Leon Superintendent Rocky Hanna urges Florida lawmakers not to punish school districts for mask mandates
Leon County Superintendent Rocky Hanna addressed Florida lawmakers Tuesday as they discussed education funding. He asked them to reconsider a plan to cut $200 million from a dozen school districts that defied the state’s rule against mask mandates.
“We did exactly what our residents wanted us to do. We continued to follow the CDC, we listened to our local pediatricians, and we challenged an emergency rule - a hastily created emergency rule by the Florida Department of Health,” Hanna said, addressing the Budget Conference on PreK-12 Education.
Hanna said it was divisive to cut funding from districts that required masks, especially at a time when a COVID-19 variant had cases soaring again.
“Here now we are again, reopening that wound to punish us simply for doing what we thought was right,” Hanna said, referring to a time when school board member salaries were briefly withheld in districts that disobeyed the order. “There is no consensus. There is no coming to the middle, and when you do things like this to punish districts for doing what the people in their communities wanted, that to me is a travesty.”
Overall education funding is getting a boost in the coming fiscal year, so House leaders say districts will have more money in their coffers even with the punishment.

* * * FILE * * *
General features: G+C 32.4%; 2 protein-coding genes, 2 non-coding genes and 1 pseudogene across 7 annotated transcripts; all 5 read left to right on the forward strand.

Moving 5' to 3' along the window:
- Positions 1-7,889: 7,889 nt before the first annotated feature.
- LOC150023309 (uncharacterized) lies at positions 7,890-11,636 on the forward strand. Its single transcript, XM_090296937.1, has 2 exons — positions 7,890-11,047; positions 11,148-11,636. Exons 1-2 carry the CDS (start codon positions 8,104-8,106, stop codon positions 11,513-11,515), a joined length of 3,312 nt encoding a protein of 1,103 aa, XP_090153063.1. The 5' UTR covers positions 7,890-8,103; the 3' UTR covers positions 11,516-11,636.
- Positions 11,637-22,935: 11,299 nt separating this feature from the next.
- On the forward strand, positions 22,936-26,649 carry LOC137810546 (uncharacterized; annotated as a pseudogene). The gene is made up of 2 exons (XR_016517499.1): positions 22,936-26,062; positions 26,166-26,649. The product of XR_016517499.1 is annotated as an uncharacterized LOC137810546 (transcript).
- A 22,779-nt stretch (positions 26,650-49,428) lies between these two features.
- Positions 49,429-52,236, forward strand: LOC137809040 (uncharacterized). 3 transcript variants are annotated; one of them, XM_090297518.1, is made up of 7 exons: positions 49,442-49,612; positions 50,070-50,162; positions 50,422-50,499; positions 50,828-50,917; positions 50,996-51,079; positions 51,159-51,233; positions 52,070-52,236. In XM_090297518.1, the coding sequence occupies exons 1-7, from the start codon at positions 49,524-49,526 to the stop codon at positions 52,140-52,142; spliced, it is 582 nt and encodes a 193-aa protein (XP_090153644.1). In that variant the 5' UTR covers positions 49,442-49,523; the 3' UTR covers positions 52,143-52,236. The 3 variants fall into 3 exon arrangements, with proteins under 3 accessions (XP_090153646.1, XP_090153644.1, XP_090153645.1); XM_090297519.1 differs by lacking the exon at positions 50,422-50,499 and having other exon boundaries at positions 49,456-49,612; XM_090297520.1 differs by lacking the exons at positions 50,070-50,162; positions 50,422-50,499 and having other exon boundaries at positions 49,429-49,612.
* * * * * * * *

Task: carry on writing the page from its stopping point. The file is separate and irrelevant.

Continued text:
“In fact, those 12 school districts will get $80 million more in total than they would have at $1.2 billion without the Putting Parents First Adjustment,” said Rep. Randy Fine, R-Palm Bay, who chairs the House Pre-K through 12 Appropriations Subcommittee. “So I want to be clear that I, moving forward, will not be very interested in hearing ‘woe is me, oh my gosh, things are gonna be terrible.’”
Fine’s proposed $200 million ‘adjustment’ would be split among the 55 districts that followed the rule.
The proposal would target the salaries of school administrators in the defiant districts who make more than $100,000 a year. Hanna says Leon stands to lose $2.7 million that would help fund a security chief and a chief financial officer.
"Some of these key positions that will be defunded - we cannot continue to have,” Hanna said. “Enough is enough.”